Bacillus anthracis possesses two paralogs of the transcriptional regulator, Spx. SpxA1 and SpxA2 interact with RNA polymerase (RNAP) to activate the transcription of genes implicated in the prevention and alleviation of oxidative protein damage. The spxA2 gene is highly upregulated in infected macrophages, but how this is achieved is unknown. Previous studies have shown that the spxA2 gene was under negative control by the Rrf2 family repressor protein, SaiR, whose activity is sensitive to oxidative stress. These studies also suggested that spxA2 was under positive autoregulation. In the present study, we show by in vivo and in vitro analyses that spxA2 is under direct autoregulation but is also dependent on the SpxA1 paralogous protein. The deletion of either spxA1 or spxA2 reduced the diamide-inducible expression of an spxA2-lacZ construct. In vitro transcription reactions using purified B. anthracis RNAP showed that SpxA1 and SpxA2 protein stimulates transcription from a DNA fragment containing the spxA2 promoter. Ectopically positioned spxA2-lacZ fusion requires both SpxA1 and SpxA2 for expression, but the requirement for SpxA1 is partially overcome when saiR is deleted. Electrophoretic mobility shift assays showed that SpxA1 and SpxA2 enhance the affinity of RNAP for spxA2 promoter DNA and that this activity is sensitive to reductant. We hypothesize that the previously observed upregulation of spxA2 in the oxidative environment of the macrophage is at least partly due to SpxA1- mediated SaiR repressor inactivation and the positive autoregulation of spxA2 transcription.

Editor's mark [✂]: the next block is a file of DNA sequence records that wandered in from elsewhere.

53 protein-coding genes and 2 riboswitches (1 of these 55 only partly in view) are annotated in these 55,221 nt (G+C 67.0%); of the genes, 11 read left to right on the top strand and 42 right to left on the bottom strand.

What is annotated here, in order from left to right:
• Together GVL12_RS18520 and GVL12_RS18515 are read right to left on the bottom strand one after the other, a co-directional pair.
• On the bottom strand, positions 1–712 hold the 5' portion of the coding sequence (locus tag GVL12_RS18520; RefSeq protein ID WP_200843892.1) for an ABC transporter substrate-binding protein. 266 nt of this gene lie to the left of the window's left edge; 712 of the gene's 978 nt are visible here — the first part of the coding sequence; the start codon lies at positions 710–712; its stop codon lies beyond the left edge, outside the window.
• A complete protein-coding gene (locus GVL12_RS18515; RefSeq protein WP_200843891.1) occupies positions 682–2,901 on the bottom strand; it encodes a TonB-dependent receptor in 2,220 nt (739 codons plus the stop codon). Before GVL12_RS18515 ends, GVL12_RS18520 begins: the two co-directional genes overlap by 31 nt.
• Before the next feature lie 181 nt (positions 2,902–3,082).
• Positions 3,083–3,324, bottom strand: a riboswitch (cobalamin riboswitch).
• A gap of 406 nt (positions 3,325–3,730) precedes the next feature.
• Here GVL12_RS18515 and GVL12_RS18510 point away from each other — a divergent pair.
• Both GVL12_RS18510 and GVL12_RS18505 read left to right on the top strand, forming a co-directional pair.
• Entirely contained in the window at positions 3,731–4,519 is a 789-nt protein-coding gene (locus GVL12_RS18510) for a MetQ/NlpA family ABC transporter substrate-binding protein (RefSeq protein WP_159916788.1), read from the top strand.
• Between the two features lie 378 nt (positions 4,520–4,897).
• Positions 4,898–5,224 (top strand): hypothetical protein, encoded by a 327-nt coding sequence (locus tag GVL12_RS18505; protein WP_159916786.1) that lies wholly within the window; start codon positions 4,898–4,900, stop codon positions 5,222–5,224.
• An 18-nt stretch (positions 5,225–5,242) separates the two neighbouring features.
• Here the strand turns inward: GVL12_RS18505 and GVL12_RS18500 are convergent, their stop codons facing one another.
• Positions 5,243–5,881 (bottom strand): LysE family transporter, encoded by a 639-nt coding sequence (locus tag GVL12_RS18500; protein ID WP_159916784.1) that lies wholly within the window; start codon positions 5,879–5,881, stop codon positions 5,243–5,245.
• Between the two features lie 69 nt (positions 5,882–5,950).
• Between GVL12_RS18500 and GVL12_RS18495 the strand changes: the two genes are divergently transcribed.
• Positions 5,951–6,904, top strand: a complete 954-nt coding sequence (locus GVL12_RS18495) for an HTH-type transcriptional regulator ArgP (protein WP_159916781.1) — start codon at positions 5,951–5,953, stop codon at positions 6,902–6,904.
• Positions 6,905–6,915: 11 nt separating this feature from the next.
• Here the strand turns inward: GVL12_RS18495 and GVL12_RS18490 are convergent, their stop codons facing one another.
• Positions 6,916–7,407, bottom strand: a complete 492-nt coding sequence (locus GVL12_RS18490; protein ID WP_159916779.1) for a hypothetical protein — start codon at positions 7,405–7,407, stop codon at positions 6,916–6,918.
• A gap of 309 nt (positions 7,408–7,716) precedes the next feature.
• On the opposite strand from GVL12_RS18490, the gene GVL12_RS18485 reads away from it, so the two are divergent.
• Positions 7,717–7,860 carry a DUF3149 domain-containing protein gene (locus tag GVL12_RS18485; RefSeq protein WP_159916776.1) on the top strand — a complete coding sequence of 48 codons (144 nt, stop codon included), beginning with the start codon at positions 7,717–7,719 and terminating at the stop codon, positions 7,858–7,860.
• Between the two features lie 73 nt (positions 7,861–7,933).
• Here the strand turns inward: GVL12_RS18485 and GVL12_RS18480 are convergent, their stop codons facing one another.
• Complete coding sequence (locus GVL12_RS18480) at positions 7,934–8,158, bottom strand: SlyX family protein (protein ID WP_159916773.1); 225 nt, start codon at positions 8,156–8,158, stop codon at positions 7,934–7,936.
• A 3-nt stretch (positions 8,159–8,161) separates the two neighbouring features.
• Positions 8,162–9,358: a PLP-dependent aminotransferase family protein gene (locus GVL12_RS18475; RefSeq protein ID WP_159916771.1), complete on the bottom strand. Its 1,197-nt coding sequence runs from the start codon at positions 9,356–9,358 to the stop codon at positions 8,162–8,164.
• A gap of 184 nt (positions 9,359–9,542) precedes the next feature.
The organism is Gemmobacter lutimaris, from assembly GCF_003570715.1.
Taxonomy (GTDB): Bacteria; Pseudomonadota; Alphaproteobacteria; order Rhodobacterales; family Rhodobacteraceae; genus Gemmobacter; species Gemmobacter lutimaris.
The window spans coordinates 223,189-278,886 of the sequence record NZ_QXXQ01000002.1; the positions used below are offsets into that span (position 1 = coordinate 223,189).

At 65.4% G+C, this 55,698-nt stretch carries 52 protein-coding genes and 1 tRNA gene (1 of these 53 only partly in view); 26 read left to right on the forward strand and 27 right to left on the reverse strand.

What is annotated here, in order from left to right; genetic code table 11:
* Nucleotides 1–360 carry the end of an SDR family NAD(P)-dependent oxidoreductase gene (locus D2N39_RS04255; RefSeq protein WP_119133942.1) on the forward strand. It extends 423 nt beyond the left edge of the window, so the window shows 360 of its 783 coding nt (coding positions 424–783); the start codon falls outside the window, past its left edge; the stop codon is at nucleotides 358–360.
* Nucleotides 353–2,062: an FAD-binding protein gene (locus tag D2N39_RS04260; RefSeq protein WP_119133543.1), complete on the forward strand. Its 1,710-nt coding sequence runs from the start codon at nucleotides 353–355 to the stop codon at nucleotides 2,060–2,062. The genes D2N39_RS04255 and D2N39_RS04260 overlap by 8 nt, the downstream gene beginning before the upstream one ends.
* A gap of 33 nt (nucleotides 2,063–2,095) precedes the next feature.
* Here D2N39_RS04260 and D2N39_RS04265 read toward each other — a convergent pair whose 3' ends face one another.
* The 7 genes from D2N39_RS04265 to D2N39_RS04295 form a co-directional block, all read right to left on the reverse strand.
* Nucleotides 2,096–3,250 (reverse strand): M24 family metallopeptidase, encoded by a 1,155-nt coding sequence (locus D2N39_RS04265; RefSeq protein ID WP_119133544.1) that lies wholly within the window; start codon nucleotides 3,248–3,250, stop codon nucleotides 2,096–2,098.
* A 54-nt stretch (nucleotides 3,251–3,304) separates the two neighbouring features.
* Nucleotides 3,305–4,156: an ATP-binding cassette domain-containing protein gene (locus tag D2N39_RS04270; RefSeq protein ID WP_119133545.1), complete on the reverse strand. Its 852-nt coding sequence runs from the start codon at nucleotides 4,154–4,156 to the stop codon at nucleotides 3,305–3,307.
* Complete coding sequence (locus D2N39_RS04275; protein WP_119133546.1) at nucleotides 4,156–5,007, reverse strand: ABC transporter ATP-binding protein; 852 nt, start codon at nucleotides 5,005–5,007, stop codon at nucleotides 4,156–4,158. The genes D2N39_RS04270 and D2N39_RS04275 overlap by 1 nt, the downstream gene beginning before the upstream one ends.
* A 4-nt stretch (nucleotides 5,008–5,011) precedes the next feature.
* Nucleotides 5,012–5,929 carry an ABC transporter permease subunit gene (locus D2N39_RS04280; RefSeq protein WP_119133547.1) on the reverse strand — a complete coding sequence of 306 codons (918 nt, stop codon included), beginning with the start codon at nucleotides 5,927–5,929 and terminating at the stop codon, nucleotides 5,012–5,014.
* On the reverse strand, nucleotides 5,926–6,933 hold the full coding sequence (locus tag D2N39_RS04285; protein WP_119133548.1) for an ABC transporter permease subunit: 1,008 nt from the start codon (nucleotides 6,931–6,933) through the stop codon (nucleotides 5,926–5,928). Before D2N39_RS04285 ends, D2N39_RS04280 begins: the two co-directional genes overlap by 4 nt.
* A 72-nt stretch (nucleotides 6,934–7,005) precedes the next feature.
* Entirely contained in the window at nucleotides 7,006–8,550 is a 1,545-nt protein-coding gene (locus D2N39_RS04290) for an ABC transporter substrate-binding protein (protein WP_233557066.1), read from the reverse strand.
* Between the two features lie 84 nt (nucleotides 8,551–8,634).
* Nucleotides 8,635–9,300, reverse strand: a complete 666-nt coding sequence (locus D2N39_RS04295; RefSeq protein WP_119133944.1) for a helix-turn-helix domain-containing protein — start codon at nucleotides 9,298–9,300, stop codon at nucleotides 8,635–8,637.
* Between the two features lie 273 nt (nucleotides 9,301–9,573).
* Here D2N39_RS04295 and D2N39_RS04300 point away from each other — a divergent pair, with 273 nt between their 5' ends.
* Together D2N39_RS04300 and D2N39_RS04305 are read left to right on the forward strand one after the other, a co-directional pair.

ASJC Scopus subject areas
- Molecular Biology